The Horse Riding Trek to Everest Base Camp offers the spectacular scenery of mountains and glaciers. Home to two of the highest peaks on Earth, the Everest Region boasts many eight-thousanders and other smaller peaks. Some of the majestic peaks visible during the trek are Everest (8848m), Lhotse (8516m), Makalu (8485m), Cho Oyu (8188m), Nuptse (7861m), Ama Dablam (6,812m), Nangkartshang Peak, Kongde Ri, and Lobuche Peak. While Mt. Everest remains visible at different trek points, one wouldn't get to see it at Everest Base Camp. Trek to Kala Patthar (5643m) to view the majestic Everest along with other Himalayan vistas. The trail above 4,000 meters offers a serene journey along the breathtaking Lobuche Glacier, Khumbu Glacier, and Khumbu Icefall. Mani walls with Buddhist graffiti, Buddhist Stupas, and yak pastures are other highlights of the trek.

People, Culture and Wildlife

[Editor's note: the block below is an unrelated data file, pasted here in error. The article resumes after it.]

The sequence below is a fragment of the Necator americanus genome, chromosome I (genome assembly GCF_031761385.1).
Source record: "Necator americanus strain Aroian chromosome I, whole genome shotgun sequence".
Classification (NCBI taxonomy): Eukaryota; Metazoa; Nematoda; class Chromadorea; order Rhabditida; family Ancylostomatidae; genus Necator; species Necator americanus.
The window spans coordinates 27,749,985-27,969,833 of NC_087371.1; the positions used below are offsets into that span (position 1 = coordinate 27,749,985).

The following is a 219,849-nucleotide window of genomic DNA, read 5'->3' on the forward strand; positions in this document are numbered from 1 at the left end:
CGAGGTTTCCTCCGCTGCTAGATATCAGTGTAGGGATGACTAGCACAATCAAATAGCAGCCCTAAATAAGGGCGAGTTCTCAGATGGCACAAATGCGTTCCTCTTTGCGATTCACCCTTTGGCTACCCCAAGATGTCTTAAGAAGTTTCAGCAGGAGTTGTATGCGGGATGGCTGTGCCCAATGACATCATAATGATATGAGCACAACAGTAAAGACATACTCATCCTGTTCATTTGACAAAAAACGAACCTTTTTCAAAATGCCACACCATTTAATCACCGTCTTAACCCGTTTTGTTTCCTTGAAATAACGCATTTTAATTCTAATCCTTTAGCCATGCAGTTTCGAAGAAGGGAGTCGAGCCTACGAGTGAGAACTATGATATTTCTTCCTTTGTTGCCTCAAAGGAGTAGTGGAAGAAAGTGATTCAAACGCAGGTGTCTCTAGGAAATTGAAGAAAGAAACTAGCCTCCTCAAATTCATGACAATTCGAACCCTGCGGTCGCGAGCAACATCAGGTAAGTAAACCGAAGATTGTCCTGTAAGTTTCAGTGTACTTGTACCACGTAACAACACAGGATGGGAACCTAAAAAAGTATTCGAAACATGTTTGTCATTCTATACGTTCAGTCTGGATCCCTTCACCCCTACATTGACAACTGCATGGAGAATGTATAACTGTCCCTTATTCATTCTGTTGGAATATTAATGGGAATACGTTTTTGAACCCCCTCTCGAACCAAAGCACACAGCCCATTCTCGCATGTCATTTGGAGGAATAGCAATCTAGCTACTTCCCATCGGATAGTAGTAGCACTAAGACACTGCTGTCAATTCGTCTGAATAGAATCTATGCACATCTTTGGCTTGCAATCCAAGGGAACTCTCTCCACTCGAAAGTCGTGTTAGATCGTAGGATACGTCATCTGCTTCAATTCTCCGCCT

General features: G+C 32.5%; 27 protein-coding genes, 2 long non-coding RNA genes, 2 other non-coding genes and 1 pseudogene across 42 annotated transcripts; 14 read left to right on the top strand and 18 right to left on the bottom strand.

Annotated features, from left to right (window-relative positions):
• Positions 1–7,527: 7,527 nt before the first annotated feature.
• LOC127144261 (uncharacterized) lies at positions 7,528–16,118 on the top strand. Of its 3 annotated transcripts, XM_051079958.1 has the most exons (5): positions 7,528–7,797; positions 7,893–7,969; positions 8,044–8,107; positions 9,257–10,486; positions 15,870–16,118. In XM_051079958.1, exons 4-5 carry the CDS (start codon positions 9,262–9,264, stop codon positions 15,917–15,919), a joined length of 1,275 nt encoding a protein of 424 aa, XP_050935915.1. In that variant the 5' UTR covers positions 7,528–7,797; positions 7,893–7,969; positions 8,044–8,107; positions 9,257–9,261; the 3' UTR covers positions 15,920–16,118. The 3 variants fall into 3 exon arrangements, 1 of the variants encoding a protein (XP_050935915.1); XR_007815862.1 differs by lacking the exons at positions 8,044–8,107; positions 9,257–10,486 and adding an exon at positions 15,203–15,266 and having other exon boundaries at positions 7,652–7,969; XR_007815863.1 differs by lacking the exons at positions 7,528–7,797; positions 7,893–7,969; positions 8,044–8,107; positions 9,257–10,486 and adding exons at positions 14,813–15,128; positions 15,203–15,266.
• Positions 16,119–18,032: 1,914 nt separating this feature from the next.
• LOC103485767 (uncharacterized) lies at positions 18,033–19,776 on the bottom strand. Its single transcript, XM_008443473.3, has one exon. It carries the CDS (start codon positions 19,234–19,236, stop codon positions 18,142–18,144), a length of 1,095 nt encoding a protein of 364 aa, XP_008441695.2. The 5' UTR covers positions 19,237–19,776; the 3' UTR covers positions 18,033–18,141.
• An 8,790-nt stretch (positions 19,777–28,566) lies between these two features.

The Sherpa people predominantly inhabit the Everest Region. Sherpa is an ethnic tribe endemic to Northern Nepal. The Everest Region alone is home to 25,000 Sherpas. Used to living in high-altitudinal belts, they are the best mountaineering guides and navigators. One can explore the ethnic Sherpa culture, cuisines, lifestyles, and traditions during this trek. The people are the adherents of Tibetan Buddhism. They celebrate festivals such as Mani Rimdu and Losar in Tibetan style. One can try local cuisines such as Tsampa bread, Thenduk, Thukpa, and Butter Tea during this trek. The entire Everest trail lies inside Sagarmatha National Park. The first Himalayan National Park inscribed into UNESCO World Heritage Site is home to Himalayan wildlife, including Himalayan Pheasant (Danphe), Red Panda, snow leopard, musk deer, and Himalayan Black bear.